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To commemorate Frederick the Great's 300th birthday in 2012, the Stiftung Preußische Schlösser und Gärten Berlin-Brandenburg (SPSG) is showing the central presentation about the monarch in his largest and most magnificent palace building, the Neues Palais in Sanssouci Park, which he designed in nearly every detail. The focus is the personality of King Frederick II of Prussia. Under the leitmotif "Friederisiko" (Frederick's Risk), his ideas, thoughts and actions – timely, inspiring, even provocative and surprising in many instances – are represented and conveyed at an authentic residence and representational setting of the king. Consequently, the Neues Palais is the outstanding, key exhibit of the presentation. It reflects the political and cultural points of view held by the mature Prussian king following the end of the Seven Years' War.
"Friederisiko” is the largest exhibition the SPSG has ever shown. It extends throughout the palace, over approximately 6,000 sq. m. Around 70 interiors will be accessible, some for the first time. The presentation represents a challenge with regard to content, design and production or technical respects, because the concept of the presentation is developed from Frederick's precisely considered functional and objective uses for the Frederician palace interiors. His ideas are made visible and are emphasized by a skillful, eloquent design. In the interiors and/or suites of the Neues Palais, a theme, an event or an aspect from the life and times of Frederick II will be introduced through 500 additional, spectacular exhibits, as well as telling quotations and short, self-contained explanatory texts. The themes presented in the palace interiors and in select sections of the garden at ten sites in Sanssouci Park permit rare insight into Frederick's private sphere, while also introducing his diverse political and cultural actions, as well as their impact.
The leitmotif of the exhibition is the correlation between Frederick and risk that becomes "Friederisiko.” The pleasure Frederick derived in risk-taking is a striking characteristic of this monarch. Viewing Frederick the Great, his life, his world of thoughts and his actions under the aspect of "risk” guarantees to provide new, surprising and also provocative realizations. Like no one else, Frederick repeatedly "put all his eggs in one basket” throughout his life. His inclinations to take risks, which he uncompromisingly pursued, were his means and incentive on his path to glory.
The Neues Palais
Utilizing the king's most personal legacy, the concept of the exhibition was essentially developed from the palace and gardens themselves, in the lavishly restored halls and interiors of the Neues Palais (some of which are accessible for the first time), as well as at select locations in Sanssouci Park. The Neues Palais, created after the end of the Seven Years' War in 1763, in only six years of construction, was very consciously built for Frederick's contemporaries and subsequent generations as a triumphal monument of his military and personal fame. Frederick consistently asserted his ideas during the planning of the building and for its interior décor. The exhibition invites visitors into 70 interiors – reconstructed to a contemporary state or extensively arranged into a museum environment – to discover the man and the character of Frederick the Great. Strolling through the palace, visitors will learn about the eating and sleeping habits of the king, his usual routine, his relations to friends and guests (of state), his attitude towards politics, religion or music that also include his own productions as a philosopher and imperator. The Neues Palais provides insights about why and how Frederick became "the Great” and what makes him still appear "Great” to us today. At the same time, it also offers new perspectives on major European themes of the 18th century – on government, religion, culture and philosophy. Nearly all areas of the palace can be experienced as a synthesis of the arts through its silk fabrics, damask and brocade wallpaper, unique parquet floors and furniture. Moreover, visitors will be able to gain insight into some of the restoration processes currently still in progress in various interiors.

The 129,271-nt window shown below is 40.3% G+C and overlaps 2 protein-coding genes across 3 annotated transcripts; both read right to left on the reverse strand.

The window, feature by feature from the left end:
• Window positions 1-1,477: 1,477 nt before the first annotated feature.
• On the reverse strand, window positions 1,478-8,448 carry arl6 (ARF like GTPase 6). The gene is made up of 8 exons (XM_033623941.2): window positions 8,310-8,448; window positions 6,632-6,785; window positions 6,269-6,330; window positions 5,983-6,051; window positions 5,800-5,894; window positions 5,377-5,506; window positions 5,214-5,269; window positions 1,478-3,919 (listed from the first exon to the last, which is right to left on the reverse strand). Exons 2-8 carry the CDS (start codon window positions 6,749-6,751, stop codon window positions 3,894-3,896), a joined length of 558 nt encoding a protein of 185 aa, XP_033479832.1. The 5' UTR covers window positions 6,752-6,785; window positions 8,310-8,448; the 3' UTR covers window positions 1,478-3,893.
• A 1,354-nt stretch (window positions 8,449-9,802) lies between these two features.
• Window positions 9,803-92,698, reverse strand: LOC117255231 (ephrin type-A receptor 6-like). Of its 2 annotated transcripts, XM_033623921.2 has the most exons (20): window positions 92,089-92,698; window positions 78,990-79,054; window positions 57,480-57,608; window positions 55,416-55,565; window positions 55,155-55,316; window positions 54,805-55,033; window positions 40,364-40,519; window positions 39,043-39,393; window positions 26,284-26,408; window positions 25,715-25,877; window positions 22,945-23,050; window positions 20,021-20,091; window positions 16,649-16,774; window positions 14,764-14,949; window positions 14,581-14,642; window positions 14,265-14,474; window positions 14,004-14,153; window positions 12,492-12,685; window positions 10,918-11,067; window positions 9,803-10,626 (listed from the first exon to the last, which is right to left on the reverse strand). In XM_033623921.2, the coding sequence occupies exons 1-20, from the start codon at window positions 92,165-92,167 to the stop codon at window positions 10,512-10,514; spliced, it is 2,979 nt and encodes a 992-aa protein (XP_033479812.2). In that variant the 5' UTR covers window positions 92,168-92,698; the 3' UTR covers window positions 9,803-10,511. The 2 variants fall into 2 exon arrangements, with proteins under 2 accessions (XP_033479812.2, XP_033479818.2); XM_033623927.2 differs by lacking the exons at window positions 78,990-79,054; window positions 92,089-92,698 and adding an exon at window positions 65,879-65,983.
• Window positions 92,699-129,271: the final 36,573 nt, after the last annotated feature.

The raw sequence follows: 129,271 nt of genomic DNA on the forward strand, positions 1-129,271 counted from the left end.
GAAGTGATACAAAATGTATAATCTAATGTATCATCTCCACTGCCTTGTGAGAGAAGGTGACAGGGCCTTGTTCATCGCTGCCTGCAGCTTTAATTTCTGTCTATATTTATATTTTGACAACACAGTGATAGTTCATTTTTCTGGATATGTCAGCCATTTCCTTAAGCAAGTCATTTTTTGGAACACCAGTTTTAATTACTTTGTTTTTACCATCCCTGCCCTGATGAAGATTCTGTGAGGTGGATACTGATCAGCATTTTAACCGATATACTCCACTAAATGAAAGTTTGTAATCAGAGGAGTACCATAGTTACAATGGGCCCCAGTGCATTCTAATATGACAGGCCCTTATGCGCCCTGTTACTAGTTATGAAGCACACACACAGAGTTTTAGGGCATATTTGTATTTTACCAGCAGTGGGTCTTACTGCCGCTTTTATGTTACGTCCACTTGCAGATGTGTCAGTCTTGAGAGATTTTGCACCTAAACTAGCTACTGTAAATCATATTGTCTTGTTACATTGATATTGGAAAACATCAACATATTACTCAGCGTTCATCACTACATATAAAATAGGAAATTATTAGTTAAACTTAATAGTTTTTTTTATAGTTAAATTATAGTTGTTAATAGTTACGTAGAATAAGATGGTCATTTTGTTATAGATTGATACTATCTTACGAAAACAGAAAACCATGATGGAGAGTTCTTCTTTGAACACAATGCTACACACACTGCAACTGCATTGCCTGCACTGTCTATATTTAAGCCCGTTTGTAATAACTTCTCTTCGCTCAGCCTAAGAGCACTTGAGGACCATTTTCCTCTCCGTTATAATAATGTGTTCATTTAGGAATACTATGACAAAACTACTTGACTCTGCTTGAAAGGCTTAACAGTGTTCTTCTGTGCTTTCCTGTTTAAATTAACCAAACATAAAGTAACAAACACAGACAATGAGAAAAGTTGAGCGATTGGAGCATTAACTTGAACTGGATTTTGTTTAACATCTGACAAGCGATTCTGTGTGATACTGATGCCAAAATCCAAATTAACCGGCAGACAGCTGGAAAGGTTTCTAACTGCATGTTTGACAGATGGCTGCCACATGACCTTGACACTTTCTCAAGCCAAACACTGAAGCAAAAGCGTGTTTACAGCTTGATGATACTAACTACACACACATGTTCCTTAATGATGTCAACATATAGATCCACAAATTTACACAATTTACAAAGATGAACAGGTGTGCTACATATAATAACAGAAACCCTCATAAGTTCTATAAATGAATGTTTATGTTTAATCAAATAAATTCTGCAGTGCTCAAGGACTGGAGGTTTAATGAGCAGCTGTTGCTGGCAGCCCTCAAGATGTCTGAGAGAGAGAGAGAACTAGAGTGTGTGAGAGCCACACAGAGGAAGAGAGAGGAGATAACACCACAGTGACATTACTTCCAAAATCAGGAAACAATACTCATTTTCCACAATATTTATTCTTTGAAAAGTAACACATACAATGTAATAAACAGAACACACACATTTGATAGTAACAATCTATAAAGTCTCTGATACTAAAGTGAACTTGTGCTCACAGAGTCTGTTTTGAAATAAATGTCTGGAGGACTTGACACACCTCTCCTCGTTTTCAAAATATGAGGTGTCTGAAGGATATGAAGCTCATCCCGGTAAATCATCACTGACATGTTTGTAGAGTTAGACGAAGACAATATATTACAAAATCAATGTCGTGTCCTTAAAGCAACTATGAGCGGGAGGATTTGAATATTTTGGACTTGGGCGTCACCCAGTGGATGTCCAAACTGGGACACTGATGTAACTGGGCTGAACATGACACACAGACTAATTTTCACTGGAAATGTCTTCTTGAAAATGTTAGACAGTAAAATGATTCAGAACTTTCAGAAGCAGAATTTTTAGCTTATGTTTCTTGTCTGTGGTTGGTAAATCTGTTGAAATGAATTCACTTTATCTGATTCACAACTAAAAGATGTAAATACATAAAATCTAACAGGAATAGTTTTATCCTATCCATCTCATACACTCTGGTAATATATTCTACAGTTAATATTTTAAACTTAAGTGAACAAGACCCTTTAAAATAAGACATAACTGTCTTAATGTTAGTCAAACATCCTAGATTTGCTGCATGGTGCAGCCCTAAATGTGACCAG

The exhibition is divided into 12 themes. Eleven themes are presented in the Neues Palais; the twelfth theme, Frederick's garden, will be explained at ten sites in Sanssouci Park. Aided by a printed guide, visitors can independently choose among various topics about Frederick according to their personal interests, and then enter onto an exciting journey of discovery through the palace along the designated "paths.”
"Friederisiko” at the Neues Palais, Potsdam, Brandenburg,
April 28 – October 28, 2012.